Dr. Harold Finch, who had a significant impact in building God’s kingdom locally and around the world, died on January 8.
Finch was born on March 18, 1933 in Kansas City, Kan., and earned bachelor’s and doctoral degrees from the University of Kansas. As a young engineer in his late 20s and early 30s, he became the Midwest Research Institute’s youngest-ever senior engineer and engineer emeritus. After submitting a proposal that beat out those of the aerospace giants, NASA named him project director of its Apollo heating program. His most significant and enduring contribution to science was his invention of the “barbecue roll,” the computerized system that created a controlled rolling action for the Apollo spacecraft.
In 1964, Finch was named Overland Park’s first man of the year. A couple of years later, an unlikely career move made him an education pioneer. He spearheaded the 1960s’ vo-tech revolution at both Metropolitan Junior College (now the MCC system) and Johnson County Community College.
He later cofounded Padgett-Thompson, which became the nation’s largest business training company and was later sold to H&R Block. Finch next founded CottageCare, which rose to be one of the nation’s premier housecleaning franchisers. His Wellspring Foundation sponsored thousands of people to go and experience foreign missionary work and to bring a new vitality and vision to local churches here at home. In doing so, he never accepted donations. As a result of that ministry around 25,000 people met Jesus in a meaningful way.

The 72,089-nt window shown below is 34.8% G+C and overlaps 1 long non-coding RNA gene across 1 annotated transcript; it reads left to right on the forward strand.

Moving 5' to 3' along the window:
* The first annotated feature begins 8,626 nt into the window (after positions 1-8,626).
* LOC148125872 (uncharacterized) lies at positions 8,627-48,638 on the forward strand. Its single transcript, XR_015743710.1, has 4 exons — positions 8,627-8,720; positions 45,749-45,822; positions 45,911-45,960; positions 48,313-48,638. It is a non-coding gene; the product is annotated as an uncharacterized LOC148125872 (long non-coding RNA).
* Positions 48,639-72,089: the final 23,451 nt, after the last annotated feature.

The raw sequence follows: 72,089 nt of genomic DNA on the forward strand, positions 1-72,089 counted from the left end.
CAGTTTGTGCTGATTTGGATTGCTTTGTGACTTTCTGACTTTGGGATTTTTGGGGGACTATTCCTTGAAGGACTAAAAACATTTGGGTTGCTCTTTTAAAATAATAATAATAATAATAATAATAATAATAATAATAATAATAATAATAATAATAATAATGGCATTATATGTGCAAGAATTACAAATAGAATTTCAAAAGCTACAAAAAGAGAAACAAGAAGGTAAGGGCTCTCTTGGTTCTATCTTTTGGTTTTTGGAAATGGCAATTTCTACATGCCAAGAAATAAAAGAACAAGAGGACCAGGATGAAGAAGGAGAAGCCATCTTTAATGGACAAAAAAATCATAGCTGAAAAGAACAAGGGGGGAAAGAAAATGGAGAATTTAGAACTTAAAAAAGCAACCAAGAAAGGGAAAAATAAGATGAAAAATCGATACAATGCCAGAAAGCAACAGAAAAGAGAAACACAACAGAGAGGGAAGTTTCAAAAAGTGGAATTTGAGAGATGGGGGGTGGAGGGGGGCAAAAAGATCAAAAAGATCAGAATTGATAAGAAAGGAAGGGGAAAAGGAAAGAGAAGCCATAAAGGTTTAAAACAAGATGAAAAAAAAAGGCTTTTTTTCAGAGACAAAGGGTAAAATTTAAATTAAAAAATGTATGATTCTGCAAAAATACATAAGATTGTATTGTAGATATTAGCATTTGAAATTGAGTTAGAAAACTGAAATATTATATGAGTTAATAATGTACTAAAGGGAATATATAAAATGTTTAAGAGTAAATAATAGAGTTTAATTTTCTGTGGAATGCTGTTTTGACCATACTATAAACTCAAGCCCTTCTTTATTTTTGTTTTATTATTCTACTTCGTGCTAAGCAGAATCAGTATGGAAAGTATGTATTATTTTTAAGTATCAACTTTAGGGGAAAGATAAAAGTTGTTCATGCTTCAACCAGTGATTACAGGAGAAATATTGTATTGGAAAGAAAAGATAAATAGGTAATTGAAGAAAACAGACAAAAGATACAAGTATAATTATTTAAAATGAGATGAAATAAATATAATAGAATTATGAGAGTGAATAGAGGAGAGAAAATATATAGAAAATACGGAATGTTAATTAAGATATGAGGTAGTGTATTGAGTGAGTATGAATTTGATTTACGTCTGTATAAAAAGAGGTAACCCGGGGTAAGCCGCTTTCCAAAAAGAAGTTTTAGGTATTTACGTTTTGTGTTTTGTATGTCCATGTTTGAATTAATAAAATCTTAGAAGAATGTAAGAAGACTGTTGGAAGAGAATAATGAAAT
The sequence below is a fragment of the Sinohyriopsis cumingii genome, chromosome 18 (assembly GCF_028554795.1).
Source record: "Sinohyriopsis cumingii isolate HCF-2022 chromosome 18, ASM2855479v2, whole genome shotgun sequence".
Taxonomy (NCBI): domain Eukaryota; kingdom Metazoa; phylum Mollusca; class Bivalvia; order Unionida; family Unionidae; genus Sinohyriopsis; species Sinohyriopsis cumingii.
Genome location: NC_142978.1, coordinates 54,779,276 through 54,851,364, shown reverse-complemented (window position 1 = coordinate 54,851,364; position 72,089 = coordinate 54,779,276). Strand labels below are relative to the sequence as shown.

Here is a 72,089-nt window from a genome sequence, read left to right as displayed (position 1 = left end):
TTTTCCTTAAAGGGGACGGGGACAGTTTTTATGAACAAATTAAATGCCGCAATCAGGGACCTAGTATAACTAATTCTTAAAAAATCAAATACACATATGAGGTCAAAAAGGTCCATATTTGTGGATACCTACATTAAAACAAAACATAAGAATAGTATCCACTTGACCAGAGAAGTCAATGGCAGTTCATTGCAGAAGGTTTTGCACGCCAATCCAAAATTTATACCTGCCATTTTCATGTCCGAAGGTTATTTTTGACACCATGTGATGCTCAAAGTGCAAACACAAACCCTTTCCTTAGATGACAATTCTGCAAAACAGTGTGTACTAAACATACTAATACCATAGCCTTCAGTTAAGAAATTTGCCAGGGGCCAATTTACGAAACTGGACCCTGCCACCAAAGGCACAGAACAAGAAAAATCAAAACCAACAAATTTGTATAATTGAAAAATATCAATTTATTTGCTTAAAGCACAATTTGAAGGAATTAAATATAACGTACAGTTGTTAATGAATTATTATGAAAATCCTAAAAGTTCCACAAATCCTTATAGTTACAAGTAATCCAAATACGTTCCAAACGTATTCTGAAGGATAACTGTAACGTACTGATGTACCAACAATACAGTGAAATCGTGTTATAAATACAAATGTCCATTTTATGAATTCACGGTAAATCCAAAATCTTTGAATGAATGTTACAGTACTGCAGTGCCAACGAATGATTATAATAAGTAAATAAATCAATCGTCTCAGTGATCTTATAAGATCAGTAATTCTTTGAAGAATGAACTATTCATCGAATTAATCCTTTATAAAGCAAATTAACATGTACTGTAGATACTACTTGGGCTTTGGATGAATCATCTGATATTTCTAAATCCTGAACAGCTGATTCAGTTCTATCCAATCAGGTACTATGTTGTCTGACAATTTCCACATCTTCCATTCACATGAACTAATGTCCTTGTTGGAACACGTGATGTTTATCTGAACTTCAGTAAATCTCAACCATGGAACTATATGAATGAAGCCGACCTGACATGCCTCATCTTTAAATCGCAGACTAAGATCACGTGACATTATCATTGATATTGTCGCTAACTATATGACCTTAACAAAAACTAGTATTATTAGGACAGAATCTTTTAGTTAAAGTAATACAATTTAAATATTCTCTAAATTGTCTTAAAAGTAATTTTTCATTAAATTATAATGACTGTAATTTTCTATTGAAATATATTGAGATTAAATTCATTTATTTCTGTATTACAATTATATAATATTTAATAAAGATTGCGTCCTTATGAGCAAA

Finch was a devoted student of the Bible; a man known for prayer, scripture memory, and great integrity. He was a longtime deacon, deacon chairman, Bible study teacher and the only non-clergy leader to be elected president of the Kansas-Nebraska Convention of Southern Baptists. He also assisted with the expansion of Lee’s Summit Christian School – now Summit Christian Academy – which had been founded a decade earlier by a group of mothers. Along with his wife Peggy, he was a member of Fellowship Church in Greenwood.
Finch’s true passion was inspiring others to dream big dreams and have great success in life — especially eternal success. In retirement, he traveled the world and was invited to speak before numerous federal congresses, supreme courts, national police forces and even ordinary people who packed soccer stadiums to hear his success-oriented, evangelistic talks. His ministry and discipleship efforts, always working in tandem alongside established missionaries in the field for discipleship and follow-up, resulted in around 55,000 people professing Jesus Christ to be their savior. He was also involved in the funding and production of indie Christian films like “Unlimited” and other projects and he was the subject of Pureflix movie.
At 70, he wrote “The 3 Keys to Extraordinary Success” and at 80 (at the urging of Christian leaders) he became executive producer of a theater-released motion picture, “Unlimited,” based on his own life. His story also was the subject of a book titled, “Unlimited,” by best-selling author Davis Bunn.
Finch inspired countless people and left everything he did better than he found it. He was inducted into Southwest Baptist University’s entrepreneur’s Hall of Fame in 1985 and KU’s Engineering Hall of Fame in 2012.
–Alan Goforth | MV